Caitlin Woolley – Fiction

HOW TO SURVIVE THE CREEK

Don’t say no when they tell you to follow. Don’t say no when they invite Dan, the new boy with the lazy eye and the sour smell. Encourage him when he seems doubtful because his family might be rich. Threaten him if you have to. Tell him not to go home right after school, even if he promised his mother, even if you promised yours. Don’t laugh when Dan trips over the hole in the wire fence behind the school. Grin from ear to ear when Marcus claps you on the back and then Dan as if either of you played football. The clap makes you feel hollow inside like your bones are brittle as a baby’s, but the thickening treeline tells you it is time to let the silence fall. Don’t make a noise when the fence cuts you. Let the blood soak into a fold in your jeans because you know that if they smell it you will be the lamb. Keep quiet until you’re past the road. Watch Sandy’s ass as you follow her into the woods, but don’t get so distracted you snap twigs. When it is darker and the air is heavier, take the cue from the others and titter at Dan’s nervous joke, laugh differently when Sandy says she doesn’t know which eye to look at when he’s talking. Pretend his “I know, right” is truthful. Listen for the hissing of the creek now, listen for the density of birds’ wings. Listen for the snap of a sandal as Jenny trips over the ground. Look to Marcus when he grabs her by the arm and tells her to be careful. You know that you will always look to Marcus; you know that he knows it too. He is big brawn and blonde and in these woods you feel so thin. Your favorite part of coming here is the silence: immense, crushing, you can’t believe that it doesn’t swallow you. When Sandy lights the pipe and offers it to you, accept it. Feel electric when your fingers touch. Then when everything is stars, gaze up at the graying light and beg it to bleed into you, seep into everything beating and vital. You still have a splinter in your ear from the last time you came here and a loose tooth from the time before. Let your tongue roll over the slick slide of tooth to pay its rightful homage. By the time you reach the deepest part of the woods you will see the creek, a scar in the land, and you will feel like bursting. You’re the only one who has stayed so far. Joe fled the trees last time with a black eye and Alex a broken thumb. But this is your fifth time: be proud of that. You are invited as long as you survive. Sandy and Jenny lean against a tree and pass the pipe back and forth between them. When Marcus strips away his shirt, strip yours. Try to do it in time with him. Then, stare Dan down until he wriggles out of his long sleeves. Veiled threats are what you do now. It makes you useful. Feel contempt for Dan’s thin body and try not to think of it as your own, soft and narrow and so white in the darkness of the forest. Try to comfort Dan when he panics, but not too much. He knows why he is here and why you were the one to invite him. Now, look to Marcus because you both know that is what you do, too; look to him as he swings a broad fist into the air in front of him. The sound of it clapping against Dan’s cheek is thrilling, his yelp a frail sound that dies in the air. Let his weak punch at Marcus delight you. Rock back and forth on your toes. Marcus tosses his fist again and hits Dan squarely in the face, and then a few more times, taking more than his turn. Dan is bloodied and wonderful and Marcus, radiant, with barely a mark. If he moves to hit you, you will let him, you will be ready, you will be leaning in, you will be braced, you will feel something. But then you will see in the ripple of his skin that he isn’t coming for you. Imagine it happening just before it does, to experience it fully, the sound of Sandy’s soft voice in your ears: Marcus’ hulk exploding into Dan, the thud of the two of them as they skid across the earth, red dirt kicking up like voices. Putting up a solid block is how you got to stay and you know it will be the same for Dan. Only it isn’t. What you don’t imagine is the crack of skull as Dan hits the great alder behind him, the soft searching in his eyes before he crumples and his body rolls down into the creek. When the wet sounds stop he will be face down in the water, a red and white stripe in the dark. Marcus stands over the side of the creek, blank-faced, his fist still clenched in red momentum not yet gone. Dan will not get up and the creek flowing around his crown, stained. Marcus and the girls spare only a moment before they bolt from the woods, breaking all the branches. In seconds you are alone there, the only one who would see the boy in the creek move. But you say to yourself that there will be nothing to see because you are always the one who survives. Turn. Look away. If you leave the woods now it will be with your truth discolored. Maybe you are being swallowed after all.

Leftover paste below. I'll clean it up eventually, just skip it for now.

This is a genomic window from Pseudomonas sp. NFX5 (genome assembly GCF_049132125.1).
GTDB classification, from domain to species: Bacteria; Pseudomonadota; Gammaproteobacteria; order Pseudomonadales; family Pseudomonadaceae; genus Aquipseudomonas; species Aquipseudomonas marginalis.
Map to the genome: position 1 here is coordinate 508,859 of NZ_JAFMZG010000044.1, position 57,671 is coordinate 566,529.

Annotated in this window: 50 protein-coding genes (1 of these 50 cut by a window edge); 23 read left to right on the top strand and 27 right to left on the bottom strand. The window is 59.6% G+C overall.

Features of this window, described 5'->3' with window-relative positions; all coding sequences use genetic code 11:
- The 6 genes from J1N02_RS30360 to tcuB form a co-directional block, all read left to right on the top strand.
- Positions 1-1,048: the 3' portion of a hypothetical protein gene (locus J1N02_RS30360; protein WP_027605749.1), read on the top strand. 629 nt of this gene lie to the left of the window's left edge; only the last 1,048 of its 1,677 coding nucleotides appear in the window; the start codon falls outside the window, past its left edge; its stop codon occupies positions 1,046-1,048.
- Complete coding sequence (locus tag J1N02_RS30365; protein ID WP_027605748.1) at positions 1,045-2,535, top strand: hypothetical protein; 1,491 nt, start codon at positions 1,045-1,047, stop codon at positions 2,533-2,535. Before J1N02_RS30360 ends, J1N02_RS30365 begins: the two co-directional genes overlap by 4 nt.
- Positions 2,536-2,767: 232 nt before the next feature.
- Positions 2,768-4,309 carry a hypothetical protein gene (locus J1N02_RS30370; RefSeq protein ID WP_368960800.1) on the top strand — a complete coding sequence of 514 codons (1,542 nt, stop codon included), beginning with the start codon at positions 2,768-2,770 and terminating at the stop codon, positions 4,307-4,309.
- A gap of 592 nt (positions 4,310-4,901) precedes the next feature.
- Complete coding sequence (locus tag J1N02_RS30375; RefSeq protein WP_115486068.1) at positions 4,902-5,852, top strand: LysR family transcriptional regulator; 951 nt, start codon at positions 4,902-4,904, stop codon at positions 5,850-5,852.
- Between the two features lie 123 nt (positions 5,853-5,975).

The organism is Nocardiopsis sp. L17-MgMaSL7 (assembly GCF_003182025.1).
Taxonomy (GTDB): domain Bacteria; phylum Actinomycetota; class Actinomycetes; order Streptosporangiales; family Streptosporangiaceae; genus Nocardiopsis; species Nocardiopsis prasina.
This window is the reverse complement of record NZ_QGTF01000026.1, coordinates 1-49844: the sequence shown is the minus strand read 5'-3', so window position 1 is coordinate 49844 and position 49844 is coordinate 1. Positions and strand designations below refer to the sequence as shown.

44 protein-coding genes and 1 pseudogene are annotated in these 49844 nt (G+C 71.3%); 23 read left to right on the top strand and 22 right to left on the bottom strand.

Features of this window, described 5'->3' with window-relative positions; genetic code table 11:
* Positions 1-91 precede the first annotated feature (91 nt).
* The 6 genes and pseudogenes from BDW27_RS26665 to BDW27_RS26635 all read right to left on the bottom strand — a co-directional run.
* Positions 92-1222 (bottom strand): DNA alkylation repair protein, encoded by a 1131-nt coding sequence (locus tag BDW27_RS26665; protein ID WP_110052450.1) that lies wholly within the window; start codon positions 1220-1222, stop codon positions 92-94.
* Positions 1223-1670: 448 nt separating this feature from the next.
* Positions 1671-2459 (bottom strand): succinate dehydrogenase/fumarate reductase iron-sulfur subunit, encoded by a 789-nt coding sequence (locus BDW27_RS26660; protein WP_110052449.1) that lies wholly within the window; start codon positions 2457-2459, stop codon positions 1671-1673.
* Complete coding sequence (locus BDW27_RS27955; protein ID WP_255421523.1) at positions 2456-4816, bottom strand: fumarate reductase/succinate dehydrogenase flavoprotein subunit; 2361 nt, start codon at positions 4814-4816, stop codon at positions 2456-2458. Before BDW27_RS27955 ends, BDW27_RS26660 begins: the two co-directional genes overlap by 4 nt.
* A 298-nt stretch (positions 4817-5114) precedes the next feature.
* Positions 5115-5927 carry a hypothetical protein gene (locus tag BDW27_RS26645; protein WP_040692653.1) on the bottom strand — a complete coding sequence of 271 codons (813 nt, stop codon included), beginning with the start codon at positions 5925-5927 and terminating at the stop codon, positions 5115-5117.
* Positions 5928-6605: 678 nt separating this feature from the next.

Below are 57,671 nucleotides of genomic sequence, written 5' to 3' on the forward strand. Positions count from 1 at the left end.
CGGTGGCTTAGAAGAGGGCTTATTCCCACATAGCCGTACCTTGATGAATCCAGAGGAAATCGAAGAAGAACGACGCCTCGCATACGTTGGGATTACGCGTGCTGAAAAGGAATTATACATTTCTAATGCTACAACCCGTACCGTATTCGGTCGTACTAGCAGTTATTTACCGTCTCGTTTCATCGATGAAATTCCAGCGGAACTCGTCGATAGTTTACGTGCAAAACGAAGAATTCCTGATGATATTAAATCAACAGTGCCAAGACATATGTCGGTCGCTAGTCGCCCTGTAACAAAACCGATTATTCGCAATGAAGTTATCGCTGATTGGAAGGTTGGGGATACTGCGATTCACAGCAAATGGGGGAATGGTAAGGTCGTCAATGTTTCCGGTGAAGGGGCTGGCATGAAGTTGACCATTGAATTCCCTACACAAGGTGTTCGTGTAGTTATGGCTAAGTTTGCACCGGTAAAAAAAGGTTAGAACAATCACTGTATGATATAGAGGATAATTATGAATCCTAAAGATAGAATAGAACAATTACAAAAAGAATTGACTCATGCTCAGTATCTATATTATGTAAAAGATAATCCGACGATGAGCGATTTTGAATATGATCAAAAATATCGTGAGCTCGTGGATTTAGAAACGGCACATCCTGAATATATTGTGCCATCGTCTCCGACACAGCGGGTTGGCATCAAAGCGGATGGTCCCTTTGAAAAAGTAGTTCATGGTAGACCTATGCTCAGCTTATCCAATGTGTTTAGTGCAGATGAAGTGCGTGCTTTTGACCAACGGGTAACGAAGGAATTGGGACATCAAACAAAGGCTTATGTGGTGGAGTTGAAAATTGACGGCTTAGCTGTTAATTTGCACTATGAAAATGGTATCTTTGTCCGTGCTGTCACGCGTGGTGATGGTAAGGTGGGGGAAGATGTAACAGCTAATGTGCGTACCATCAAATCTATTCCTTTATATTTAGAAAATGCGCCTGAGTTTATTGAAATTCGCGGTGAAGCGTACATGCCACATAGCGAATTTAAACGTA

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Caitlin Woolley recently earned her MFA in fiction at the University of Alaska-Fairbanks. She now lives and works in Seattle.

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